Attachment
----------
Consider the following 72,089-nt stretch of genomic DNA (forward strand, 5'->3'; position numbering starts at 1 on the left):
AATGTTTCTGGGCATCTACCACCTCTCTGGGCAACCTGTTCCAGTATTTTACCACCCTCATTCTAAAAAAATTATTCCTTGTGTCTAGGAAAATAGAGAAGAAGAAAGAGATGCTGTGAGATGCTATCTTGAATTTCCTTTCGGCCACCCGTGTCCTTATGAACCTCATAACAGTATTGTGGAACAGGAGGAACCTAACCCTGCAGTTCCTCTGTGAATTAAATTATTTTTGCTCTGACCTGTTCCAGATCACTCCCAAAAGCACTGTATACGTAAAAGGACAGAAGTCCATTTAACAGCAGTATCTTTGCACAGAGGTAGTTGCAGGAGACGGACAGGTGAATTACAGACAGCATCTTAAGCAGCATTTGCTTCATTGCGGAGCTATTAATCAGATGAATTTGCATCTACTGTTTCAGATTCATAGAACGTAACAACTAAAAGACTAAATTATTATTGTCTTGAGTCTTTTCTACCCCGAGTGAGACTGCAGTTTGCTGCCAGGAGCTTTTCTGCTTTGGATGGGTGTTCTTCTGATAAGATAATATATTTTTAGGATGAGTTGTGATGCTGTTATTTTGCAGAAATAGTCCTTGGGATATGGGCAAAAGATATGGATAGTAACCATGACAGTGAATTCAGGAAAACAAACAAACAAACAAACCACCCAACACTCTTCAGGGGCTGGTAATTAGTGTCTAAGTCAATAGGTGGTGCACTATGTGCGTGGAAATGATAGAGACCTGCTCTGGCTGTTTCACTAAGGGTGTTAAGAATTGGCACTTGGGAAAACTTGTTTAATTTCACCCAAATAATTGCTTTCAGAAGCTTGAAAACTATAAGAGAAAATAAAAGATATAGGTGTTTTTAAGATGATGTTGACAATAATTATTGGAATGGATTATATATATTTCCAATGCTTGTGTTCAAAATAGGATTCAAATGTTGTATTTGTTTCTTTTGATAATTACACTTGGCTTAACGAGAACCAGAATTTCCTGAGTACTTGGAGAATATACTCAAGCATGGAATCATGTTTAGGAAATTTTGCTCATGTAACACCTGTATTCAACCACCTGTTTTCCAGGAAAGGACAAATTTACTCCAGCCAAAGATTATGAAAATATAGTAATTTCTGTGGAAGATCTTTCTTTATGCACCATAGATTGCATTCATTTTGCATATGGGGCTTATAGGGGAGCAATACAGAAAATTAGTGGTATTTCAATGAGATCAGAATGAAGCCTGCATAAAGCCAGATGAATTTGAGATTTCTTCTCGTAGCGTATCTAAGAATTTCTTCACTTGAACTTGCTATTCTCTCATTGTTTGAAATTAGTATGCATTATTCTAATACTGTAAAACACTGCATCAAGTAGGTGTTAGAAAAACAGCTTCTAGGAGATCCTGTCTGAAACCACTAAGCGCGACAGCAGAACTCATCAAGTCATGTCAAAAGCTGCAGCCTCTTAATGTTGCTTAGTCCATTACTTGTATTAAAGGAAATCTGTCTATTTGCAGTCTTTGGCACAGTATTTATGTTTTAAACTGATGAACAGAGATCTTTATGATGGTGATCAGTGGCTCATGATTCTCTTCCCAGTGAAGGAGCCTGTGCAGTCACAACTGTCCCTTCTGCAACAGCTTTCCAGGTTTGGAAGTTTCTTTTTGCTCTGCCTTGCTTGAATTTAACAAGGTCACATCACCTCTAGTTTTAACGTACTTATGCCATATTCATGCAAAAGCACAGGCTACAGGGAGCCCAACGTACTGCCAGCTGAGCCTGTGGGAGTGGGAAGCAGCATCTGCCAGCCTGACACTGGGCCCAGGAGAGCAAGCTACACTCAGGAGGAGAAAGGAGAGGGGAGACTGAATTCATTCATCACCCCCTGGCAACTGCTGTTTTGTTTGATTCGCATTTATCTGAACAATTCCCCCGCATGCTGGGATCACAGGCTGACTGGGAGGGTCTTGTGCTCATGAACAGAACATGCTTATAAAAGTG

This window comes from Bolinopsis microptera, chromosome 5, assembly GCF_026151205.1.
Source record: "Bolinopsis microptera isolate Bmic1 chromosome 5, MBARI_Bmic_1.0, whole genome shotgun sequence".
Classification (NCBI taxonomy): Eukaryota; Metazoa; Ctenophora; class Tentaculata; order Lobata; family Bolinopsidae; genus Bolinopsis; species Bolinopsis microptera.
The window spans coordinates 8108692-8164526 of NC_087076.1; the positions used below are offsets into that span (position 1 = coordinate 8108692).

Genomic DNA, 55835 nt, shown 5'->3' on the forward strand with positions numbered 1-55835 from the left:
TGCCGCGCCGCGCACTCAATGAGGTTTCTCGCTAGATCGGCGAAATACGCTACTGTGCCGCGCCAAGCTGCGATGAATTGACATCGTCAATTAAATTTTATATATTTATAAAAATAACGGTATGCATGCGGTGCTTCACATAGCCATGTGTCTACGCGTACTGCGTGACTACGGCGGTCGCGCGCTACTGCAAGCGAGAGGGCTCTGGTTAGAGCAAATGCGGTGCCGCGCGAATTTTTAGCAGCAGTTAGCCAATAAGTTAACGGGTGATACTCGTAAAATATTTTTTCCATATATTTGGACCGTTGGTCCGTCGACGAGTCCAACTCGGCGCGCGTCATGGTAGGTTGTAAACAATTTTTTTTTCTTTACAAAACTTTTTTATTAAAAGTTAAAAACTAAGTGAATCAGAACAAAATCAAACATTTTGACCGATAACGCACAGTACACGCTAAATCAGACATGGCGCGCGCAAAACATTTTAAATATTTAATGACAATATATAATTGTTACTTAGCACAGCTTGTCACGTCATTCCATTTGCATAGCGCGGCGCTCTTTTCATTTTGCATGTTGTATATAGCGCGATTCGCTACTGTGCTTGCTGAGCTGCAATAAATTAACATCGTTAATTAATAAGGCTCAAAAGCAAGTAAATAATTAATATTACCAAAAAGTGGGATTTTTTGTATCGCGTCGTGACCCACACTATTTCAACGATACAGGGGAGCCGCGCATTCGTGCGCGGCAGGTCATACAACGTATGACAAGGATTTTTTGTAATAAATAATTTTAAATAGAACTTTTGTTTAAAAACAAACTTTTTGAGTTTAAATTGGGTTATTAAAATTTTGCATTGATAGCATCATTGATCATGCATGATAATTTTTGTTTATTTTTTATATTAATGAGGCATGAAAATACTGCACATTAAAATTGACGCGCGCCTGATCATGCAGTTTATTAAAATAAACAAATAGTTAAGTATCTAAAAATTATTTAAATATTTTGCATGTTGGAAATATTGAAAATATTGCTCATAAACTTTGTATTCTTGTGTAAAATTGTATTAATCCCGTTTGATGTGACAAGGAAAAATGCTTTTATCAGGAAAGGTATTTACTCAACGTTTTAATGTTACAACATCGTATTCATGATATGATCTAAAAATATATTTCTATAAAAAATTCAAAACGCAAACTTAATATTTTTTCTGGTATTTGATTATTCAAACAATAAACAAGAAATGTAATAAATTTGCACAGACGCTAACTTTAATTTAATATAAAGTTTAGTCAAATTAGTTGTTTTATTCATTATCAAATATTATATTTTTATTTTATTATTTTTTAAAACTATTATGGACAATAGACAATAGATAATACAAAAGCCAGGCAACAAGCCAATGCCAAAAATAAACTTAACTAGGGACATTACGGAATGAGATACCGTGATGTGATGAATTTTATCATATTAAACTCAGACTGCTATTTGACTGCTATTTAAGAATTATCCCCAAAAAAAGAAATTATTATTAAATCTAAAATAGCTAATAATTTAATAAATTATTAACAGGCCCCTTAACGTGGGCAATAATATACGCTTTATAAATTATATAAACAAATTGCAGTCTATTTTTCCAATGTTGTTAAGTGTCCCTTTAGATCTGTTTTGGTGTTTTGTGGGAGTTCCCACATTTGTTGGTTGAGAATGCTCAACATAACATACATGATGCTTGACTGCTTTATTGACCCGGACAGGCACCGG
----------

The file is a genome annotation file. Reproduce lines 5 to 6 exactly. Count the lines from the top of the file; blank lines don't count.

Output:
Classification (NCBI taxonomy): Eukaryota; Metazoa; Ctenophora; class Tentaculata; order Lobata; family Bolinopsidae; genus Bolinopsis; species Bolinopsis microptera.
The window spans coordinates 8108692-8164526 of NC_087076.1; the positions used below are offsets into that span (position 1 = coordinate 8108692).